The system also includes a pointer and an endoscope. The pointer includes markers, which allow the position and orientation of the pointer to be determined. The pointer includes a pointer tip having a known spatial relationship to the markers. Thus, the position of the pointer tip can be determined from the positions of the markers. The endoscope preferably includes markers that allow the position and orientation of the endoscope to be determined in the three dimensional coordinate system. In a preferred embodiment, the pointer and endoscope are integral with one another.
The computer is configured to determine the position and orientation of the reference bodies, endoscope, and pointer based upon the position and orientation of the associated markers. The pointer and the endoscope are preferably configured as a one-piece computer-integrated endoscopic instrument.
An embodiment of the system includes a medical imaging device, which preferably includes an X-ray source and an X-ray receiver, for gathering medical image data, which is transferred to the computer either directly in numerical format or upon digitizing a radiographic film of the image. The computer is configured to process the image such as by magnifying a portion of the image. The imaging device can be used preoperatively and/or intraoperatively.
In a preferred embodiment, the system includes an ultrasound device, having associated markers, which allow the position and orientation of an ultrasound head of the ultrasound device to be determined as discussed above. The ultrasound device is in communication with the computer, which can process and display ultrasound data acquired by the ultrasound device. In a preferred embodiment the ultrasound device is an A-mode ultrasound device configured to emit and receive an ultrasound beam along a preferably known axis to allow realtime signal processing and or display of ultrasound data.
The computer is preferably configured, such as with a memory or software, to display a three-dimensional representation of the connection between ligament attachment points determined using the pointer. When ligament attachment points are identified, the computer can display a preferably three dimensional representation of the connection between ligament attachment points previously determined using the pointer or ultrasound device. The computer is preferably configured to display a ligament during knee flexion and extension.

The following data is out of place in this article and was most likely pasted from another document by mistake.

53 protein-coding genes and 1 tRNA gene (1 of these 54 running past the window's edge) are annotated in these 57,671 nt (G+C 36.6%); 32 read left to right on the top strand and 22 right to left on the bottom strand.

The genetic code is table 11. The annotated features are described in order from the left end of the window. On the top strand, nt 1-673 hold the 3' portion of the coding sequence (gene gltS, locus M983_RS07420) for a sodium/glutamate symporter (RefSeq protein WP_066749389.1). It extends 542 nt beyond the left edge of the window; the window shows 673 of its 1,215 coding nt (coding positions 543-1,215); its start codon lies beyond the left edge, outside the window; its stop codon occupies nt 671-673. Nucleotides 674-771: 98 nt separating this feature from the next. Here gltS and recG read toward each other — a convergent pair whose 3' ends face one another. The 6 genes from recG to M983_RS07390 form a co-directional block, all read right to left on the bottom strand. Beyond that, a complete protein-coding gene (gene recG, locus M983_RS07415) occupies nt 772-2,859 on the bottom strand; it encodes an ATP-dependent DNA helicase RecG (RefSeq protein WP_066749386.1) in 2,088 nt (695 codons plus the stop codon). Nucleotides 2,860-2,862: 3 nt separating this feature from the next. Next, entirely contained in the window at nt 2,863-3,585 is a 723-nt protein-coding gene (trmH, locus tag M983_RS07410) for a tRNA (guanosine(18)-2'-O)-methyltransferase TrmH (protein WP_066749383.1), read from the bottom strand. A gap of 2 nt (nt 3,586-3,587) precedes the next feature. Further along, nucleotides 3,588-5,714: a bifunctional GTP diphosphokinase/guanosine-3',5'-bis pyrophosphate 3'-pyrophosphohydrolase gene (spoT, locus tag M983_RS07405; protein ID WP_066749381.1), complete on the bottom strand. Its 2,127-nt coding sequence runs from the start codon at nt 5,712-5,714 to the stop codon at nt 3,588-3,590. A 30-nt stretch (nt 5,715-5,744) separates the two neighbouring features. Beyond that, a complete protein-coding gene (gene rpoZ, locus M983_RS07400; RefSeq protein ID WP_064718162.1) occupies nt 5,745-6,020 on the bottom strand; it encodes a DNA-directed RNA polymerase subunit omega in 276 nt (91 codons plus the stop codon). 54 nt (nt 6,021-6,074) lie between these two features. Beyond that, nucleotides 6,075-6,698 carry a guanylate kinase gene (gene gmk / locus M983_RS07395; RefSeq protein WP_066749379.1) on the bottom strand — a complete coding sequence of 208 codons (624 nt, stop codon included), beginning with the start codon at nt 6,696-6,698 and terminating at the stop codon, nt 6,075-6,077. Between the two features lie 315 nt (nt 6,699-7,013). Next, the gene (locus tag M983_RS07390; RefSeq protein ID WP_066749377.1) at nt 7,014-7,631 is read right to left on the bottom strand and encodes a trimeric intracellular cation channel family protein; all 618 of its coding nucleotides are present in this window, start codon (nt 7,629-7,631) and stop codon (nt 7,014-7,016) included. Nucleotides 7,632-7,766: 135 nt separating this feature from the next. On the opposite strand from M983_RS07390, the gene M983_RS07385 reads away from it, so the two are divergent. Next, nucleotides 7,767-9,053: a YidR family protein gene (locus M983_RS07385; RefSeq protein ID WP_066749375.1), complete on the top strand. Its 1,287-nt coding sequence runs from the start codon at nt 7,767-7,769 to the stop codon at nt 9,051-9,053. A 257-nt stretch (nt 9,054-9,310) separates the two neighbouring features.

One embodiment of the system further comprises a drilling device having at least three markers. The drilling device has a drill tip having a known spatial relationship relative to the markers. The drilling device markers allow the position and orientation of the drilling device and drill tip to be determined in the three dimensional coordinate system. Thus, the position of the drill tip can be determined relative to a predetermined location of a patient's bone. For example, the drill tip can be positioned relative to the bone as previously planned using the computer. The computer is preferably configured to allow at least one of the image data and ultrasound data to be used to plan the position and orientation (path) of a hole to be drilled. The path of a hole being bored by the drill can be monitored and displayed by the computer. Thus, the actual path can be compared to the previously planned drill path to allow the practitioner to minimize deviations between the actual procedure and the preoperative plan. In one embodiment the drill is guided to allow the computer to control the drilling path.
Another embodiment of the invention relates to a method for ligament reconstruction. The method comprises obtaining medical image data, such as at least one X-ray of a joint associated with the ligaments. For example, if the ligaments of the knee are to be reconstructed, the medical image data comprises respective portions of both the femur and tibia. The medical image data is transferred to a computer. Based upon the medical image data, ligament graft placement with respect to anatomical landmarks of the first and second bones is determined based upon computer manipulation of the medical image data. Preferably the medical image data are prepared as one or more templates.
The positions of the landmarks, such as points, on the surface of first and second bones of an individual are determined with respect to a three dimensional coordinate system. In a preferred embodiment, the first and second bones are respectively the femur and tibia of an individual. The determination of the landmark positions preferably comprises use of at least one of an ultrasound device and a pointer.
The ultrasound device, which is in communication with the computer, is used to provide ultrasound data of the first and second bones. The ultrasound device includes markers that allow a position measuring device to determine the position and orientation of the ultrasound device to be determined in the three dimensional coordinate system. The ultrasound data preferably comprises data indicative of the position of landmarks of the first and second bones. For example, the ultrasound data preferably comprises data indicative of a position of at least one of the posterior femoral and tibial condyles.
The pointer comprises a pointer tip, which can be positioned relative to a landmark. The position measurement system is used to determine the position and orientation of markers associated with the pointer. Based on the known position and orientation of the markers of the pointer, the position and orientation of the pointer tip can be determined. The position of the landmark on the surface of the first and second bones are determined based on the spatial relationship between the pointer tip and the landmark.
Based upon the landmark position data, a mathematical relationship between the intraoperative position of the first and second bones and an image of the first and second bones from at least one of the medical image data and ultrasound data is determined. Preferably, reference bodies having markers are associated with the first and second bones to allow the position and orientation of the bones to be determined in the three dimensional coordinate system. The placement of a ligament graft is determined functionally and anatomically based upon the locations data, medical image data, and ultrasound data.